The questions for shame are: Who (or what) has been hurt? and What must be made right? These questions help you use shame honorably, and you won’t be painfully shame-filled or guilt-ridden; instead, you’ll have a compassionate sense of ethics, the courage to judge and supervise your own conduct, and the strength to amend your behaviors without inflating or deflating your ego unnecessarily. When you successfully navigate through your authentic shame, you’ll feel proud of yourself, and you’ll move naturally into happiness and contentment.

When shame arises in response to your own authentic and addressable flaws or missteps, it flows appropriately (and often a step or two in front of your behavior). If you welcome your appropriate shame, you’ll stop yourself before you do something injurious, before you say the wrong thing, or before you enter into unhealthy behaviors or relationships. We all need help figuring out our behaviors in the social world — and healthy shame is the precise emotion that offers this help.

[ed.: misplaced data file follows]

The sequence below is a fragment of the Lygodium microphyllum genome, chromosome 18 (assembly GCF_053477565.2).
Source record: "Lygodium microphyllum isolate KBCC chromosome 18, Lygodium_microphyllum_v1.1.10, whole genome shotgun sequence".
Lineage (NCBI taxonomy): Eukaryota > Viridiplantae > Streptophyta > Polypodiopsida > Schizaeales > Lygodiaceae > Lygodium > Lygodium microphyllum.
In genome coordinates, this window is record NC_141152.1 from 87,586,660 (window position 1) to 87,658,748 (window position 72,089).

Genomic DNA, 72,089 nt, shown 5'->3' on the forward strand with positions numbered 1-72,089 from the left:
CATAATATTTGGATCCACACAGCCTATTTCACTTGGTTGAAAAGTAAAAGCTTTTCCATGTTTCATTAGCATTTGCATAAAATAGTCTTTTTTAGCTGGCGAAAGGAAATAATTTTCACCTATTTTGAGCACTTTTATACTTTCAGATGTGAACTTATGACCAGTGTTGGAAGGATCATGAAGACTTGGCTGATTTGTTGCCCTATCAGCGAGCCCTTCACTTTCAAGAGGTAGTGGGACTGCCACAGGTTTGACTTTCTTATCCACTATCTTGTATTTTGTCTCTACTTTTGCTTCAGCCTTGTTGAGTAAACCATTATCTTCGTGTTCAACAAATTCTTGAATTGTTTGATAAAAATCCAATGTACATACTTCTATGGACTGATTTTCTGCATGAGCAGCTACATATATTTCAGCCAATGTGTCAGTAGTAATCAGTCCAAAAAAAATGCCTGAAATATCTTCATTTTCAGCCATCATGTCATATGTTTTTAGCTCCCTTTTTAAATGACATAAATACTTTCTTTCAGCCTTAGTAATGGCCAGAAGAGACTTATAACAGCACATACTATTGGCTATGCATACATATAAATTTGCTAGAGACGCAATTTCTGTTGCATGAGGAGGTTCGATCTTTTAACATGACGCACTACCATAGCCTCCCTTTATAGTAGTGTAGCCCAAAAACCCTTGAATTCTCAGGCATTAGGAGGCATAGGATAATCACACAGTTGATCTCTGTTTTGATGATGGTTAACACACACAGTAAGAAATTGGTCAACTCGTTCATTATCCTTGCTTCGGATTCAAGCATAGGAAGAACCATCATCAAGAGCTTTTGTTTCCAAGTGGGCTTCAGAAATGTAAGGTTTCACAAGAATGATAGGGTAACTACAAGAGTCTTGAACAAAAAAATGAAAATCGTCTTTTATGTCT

Authentic and appropriate shame will help you turn away from your own maliciousness, charlatanism, and thievery – even when no one’s looking. It will keep you punctual, polite, and upstanding, and it will lead you gently but firmly away from the path of temptation. Authentic shame will stand at your inner boundary and monitor everything you do. With its honorable assistance, you’ll become a conscientious and well-moderated asset to yourself and our world. As a result, you’ll experience authentic self-respect – which will lead you time and time again to true contentment and happiness. Shame is your friend, so welcome it and learn to work with it.

Most of us were not taught to welcome or work with our authentic shame and remorse (which all of us feel naturally, especially when we’ve hurt someone); instead, most of us were taught about shame by being shamed. Authority figures such as parents, teachers, peers, and the media often attempt to teach and control us by applying shame from the outside, instead of trusting our natural ability to moderate our own behavior.